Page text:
* History: Championed by Robert W. Bussard, the polywell is a variant of an older method, inertial electrostatic confinement, which enthusiasts have used to construct tabletop fusors. Bussard formed EMC2 in the early 1980s to pursue inertial electrostatic confinement fusion to generate power. Theorists have argued that these schemes will inevitably suffer excessive particle and energy losses (for example, see here and here). Bussard claimed (pdf here) to have found a way around the problems with his last polywell device, "Wiffleball 6," shortly before the device broke down and his funding (from the U.S. Navy) ran out. Don't try telling a story line like that to a skeptic. Bussard died in 2007.

* Recent work: With resumed Navy funding, EMC2 built "Wiffleball 7" to examine the claims made for WB-6. The results have not been published outside of an internal report, apparently in line with funding contract provisions limiting disclosures. Still, the Navy saw fit to award EMC2 a further $7.9-million contract in 2009 to build WB-8, with magnetic fields eight times stronger than WB-7, to test how well the performance scales up.

* Status: A terse quarterly report at recovery.gov indicates WB-8 has been built, "operates as designed," and "is generating positive results," with up to a year of further experiments ahead. In the absence of published peer-reviewed results only the Navy can know if it is getting value for its money after all these years.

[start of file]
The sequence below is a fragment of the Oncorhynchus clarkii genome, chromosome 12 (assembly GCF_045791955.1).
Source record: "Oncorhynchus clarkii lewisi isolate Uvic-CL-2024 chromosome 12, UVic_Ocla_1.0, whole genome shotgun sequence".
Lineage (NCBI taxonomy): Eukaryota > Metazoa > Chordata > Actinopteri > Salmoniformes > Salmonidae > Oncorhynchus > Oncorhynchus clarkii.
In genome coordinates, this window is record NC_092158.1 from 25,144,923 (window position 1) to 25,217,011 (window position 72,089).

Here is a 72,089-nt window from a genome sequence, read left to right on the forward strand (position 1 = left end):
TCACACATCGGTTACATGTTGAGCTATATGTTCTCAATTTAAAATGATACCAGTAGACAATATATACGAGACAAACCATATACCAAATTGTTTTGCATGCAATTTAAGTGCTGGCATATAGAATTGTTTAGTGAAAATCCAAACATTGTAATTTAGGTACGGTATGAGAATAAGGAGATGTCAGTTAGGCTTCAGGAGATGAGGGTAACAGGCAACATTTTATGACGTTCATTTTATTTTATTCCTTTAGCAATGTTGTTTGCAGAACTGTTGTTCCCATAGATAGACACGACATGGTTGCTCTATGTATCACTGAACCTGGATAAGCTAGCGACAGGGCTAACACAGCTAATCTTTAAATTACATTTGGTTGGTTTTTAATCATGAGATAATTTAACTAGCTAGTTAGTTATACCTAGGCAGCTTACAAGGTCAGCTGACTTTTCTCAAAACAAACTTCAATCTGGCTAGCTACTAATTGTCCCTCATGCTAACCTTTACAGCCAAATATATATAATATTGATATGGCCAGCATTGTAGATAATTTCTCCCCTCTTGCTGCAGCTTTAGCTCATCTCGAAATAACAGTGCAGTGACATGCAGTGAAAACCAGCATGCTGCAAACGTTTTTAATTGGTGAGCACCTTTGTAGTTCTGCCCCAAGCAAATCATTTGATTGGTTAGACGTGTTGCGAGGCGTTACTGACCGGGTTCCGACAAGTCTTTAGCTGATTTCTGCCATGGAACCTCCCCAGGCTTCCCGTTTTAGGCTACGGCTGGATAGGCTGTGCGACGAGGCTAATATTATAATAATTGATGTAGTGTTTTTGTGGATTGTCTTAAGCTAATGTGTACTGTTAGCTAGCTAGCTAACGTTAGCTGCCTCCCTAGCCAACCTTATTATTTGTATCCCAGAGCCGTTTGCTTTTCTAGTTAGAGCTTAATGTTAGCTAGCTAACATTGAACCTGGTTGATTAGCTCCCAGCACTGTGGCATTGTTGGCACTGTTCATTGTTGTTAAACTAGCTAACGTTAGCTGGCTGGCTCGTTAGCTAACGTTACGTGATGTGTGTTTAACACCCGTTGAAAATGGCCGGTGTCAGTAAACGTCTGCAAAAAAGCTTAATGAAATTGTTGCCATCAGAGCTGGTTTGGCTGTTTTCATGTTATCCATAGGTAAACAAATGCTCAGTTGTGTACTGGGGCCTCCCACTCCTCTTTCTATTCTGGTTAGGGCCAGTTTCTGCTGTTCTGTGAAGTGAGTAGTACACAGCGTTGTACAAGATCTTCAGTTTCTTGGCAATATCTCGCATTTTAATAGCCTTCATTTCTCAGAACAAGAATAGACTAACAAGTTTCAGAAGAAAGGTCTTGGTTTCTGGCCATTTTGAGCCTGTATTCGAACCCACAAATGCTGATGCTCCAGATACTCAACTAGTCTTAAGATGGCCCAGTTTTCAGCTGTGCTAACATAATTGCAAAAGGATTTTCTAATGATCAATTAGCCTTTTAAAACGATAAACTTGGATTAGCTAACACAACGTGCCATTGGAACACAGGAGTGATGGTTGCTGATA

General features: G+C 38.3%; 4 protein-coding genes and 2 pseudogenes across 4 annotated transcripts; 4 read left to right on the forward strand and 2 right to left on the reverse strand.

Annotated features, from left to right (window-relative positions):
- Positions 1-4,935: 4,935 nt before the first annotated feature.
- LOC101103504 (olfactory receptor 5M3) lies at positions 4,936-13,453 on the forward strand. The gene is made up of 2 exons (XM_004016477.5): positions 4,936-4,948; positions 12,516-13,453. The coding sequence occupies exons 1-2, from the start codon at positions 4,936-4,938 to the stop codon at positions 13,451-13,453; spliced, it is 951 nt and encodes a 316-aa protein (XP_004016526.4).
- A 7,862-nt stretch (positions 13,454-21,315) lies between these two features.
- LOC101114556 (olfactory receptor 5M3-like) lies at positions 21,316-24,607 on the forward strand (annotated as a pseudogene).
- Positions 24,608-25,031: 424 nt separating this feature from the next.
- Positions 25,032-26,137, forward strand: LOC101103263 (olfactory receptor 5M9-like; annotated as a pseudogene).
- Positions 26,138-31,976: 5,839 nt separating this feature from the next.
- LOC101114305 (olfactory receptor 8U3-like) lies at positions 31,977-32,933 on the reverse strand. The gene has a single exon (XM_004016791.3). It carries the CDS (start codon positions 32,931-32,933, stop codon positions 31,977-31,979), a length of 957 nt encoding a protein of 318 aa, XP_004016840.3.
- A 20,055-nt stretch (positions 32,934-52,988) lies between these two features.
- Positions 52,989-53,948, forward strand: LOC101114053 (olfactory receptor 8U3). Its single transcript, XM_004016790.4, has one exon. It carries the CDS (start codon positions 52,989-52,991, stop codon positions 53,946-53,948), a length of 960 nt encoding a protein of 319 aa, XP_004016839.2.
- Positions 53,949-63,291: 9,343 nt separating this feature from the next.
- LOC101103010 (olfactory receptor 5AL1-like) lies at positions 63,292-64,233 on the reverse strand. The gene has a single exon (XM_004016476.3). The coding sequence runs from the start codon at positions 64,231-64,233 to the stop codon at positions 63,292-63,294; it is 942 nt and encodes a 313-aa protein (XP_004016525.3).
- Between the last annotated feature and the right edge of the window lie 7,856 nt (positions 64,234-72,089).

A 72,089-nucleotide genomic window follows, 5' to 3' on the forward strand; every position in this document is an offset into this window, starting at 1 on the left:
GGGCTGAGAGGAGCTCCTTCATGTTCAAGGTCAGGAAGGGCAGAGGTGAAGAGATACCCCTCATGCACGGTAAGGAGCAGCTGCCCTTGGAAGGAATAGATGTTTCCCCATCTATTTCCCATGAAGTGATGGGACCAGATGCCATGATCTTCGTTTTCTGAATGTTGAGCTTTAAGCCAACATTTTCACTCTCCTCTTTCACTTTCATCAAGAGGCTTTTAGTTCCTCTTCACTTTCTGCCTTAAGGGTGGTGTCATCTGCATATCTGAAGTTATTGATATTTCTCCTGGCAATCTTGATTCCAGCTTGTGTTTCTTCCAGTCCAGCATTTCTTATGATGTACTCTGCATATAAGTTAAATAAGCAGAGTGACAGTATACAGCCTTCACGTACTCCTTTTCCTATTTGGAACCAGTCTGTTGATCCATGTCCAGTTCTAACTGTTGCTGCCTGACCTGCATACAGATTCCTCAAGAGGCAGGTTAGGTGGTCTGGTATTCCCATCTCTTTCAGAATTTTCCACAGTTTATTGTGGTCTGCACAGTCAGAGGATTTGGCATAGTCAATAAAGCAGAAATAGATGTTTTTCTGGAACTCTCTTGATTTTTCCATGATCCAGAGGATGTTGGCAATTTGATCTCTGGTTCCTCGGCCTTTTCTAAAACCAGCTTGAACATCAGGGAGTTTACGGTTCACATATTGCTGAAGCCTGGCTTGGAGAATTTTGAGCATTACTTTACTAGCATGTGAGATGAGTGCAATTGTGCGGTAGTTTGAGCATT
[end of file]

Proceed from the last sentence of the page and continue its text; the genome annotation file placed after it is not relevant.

Tri Alpha Energy
* Technology: Plasma electric power generation. The plasma is confined magnetically. By fusing boron and hydrogen (not deuterium and tritium), each reaction produces three alpha particles (helium nuclei) and releases no neutrons. The energy can be extracted as electricity from these charged particles more directly than the usual approach of heating steam to drive a turbine. (EMC2 is also interested in this "aneutronic" route—that would be Wiffleball 8.1.)

* History: Norman Rostoker and two colleagues proposed, essentially, this reactor in 1997 (also available here). Rostoker, an emeritus professor of physics at the University of California, Irvine, went on to co-found Tri Alpha Energy. In recent years Tri Alpha has reportedly gathered roughly $100 million in funding from investors such as Microsoft co-founder Paul Allen.

* Published results: Tri Alpha Energy has a reputation for operating in stealth mode, and yet Rostoker and other Tri Alpha scientists are regularly filing updated patent applications and presenting research results at conferences (an invited talk and 15 poster presentations at a November 2010 plasma physics conference alone). A study of plasma behavior in their latest device ("C-2") appeared in the leading physics journal, Physical Review Letters, last July.

It is a safe bet that none of these projects will be producing copious quantities of fusion anytime soon. General Fusion has barely gotten started, and Tri Alpha's research output illustrates how much can remain unfathomed after decades of serious work. If a group does eventually strike the scientific jackpot, that program will still face a long and expensive development path littered with potentially showstopping technical obstacles as challenging as those that vex the mainstream approaches of NIF and ITER. For an investor a winning lottery ticket would just offer a seat in a real game.